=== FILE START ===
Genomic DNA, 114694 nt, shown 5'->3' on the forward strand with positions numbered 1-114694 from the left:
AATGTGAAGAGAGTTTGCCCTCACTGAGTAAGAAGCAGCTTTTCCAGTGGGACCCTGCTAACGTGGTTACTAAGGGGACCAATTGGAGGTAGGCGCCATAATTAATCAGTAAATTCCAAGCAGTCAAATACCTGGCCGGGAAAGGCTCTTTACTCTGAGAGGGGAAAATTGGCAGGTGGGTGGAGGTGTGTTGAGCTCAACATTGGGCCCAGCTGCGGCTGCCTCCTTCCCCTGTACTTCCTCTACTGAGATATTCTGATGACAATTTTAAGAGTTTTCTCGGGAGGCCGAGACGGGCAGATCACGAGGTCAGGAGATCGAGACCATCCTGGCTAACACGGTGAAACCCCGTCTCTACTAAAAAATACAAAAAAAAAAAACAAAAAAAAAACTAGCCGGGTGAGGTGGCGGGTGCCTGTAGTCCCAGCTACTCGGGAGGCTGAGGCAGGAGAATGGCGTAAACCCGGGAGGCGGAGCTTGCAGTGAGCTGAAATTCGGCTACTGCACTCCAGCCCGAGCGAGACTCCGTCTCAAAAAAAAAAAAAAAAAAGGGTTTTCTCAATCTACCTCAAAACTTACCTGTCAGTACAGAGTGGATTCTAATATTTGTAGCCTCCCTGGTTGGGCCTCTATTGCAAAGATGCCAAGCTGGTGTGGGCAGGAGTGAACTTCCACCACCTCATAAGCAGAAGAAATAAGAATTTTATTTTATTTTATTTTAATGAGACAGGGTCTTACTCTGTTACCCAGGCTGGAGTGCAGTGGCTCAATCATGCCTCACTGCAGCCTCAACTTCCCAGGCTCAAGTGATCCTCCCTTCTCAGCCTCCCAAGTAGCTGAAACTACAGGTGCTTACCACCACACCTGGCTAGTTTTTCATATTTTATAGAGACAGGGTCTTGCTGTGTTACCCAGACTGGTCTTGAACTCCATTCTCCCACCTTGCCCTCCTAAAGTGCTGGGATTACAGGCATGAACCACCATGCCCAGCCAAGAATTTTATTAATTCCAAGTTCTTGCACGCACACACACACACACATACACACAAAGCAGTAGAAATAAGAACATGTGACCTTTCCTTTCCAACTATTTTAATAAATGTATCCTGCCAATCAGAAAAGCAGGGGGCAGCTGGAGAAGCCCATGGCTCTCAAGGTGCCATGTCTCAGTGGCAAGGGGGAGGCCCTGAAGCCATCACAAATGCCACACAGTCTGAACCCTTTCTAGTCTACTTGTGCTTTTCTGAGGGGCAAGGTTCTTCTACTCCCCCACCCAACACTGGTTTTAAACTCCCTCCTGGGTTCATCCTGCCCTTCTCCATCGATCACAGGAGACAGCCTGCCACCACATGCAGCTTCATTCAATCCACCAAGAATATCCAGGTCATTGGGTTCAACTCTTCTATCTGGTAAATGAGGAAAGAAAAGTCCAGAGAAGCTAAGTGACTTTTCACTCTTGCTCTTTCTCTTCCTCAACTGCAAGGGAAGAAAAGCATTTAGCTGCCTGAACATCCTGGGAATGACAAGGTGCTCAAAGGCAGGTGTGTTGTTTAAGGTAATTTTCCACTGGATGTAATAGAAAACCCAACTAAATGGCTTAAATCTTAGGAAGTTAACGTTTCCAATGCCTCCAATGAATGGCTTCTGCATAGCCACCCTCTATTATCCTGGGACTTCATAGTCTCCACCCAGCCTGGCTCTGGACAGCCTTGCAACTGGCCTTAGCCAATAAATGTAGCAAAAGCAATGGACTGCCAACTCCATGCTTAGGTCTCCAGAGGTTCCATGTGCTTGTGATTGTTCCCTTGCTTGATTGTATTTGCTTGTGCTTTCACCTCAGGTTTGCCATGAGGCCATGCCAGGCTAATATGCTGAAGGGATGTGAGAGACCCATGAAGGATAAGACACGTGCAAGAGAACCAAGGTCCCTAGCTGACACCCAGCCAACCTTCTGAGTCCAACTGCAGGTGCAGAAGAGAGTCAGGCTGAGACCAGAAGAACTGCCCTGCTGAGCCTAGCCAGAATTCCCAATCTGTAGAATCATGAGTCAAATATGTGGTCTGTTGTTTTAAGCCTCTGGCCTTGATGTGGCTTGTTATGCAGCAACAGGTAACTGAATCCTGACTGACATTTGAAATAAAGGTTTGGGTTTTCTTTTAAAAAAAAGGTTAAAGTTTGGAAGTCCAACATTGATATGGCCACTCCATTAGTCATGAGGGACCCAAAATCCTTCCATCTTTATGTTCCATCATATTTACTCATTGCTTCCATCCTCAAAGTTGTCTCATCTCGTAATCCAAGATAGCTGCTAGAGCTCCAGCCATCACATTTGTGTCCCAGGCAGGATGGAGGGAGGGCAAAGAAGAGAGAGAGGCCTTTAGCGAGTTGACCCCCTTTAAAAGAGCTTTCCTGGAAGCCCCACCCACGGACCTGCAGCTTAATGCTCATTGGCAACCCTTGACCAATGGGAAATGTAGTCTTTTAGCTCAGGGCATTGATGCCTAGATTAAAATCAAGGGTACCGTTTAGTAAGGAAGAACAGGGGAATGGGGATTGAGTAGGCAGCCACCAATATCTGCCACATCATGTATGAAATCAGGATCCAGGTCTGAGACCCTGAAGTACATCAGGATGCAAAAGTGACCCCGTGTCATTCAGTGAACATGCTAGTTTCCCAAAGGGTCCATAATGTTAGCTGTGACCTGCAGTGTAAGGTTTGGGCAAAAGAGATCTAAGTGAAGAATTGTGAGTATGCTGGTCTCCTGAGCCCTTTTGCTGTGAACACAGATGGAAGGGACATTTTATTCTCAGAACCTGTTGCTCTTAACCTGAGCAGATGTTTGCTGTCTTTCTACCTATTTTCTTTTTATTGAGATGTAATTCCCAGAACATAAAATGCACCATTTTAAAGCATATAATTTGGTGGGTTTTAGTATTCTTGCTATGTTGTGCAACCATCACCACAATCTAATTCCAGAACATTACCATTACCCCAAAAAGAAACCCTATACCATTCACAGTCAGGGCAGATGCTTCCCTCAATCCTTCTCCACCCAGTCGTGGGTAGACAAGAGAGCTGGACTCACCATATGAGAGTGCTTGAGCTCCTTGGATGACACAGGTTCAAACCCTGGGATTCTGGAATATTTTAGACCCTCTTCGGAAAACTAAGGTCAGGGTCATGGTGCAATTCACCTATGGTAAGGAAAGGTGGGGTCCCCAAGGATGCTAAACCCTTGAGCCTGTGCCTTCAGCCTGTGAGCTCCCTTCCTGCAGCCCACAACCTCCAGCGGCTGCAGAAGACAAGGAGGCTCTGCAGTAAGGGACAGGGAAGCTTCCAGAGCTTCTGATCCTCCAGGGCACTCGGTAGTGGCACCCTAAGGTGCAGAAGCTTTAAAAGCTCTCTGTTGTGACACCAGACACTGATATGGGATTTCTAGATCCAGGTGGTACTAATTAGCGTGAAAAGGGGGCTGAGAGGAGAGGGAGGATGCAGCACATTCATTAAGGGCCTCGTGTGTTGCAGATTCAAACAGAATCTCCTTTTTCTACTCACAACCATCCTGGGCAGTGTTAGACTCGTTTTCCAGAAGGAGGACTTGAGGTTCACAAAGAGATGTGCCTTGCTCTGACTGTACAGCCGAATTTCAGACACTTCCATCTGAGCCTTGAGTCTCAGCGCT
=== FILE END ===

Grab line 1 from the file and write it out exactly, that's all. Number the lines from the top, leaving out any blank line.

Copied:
Genomic DNA, 114694 nt, shown 5'->3' on the forward strand with positions numbered 1-114694 from the left: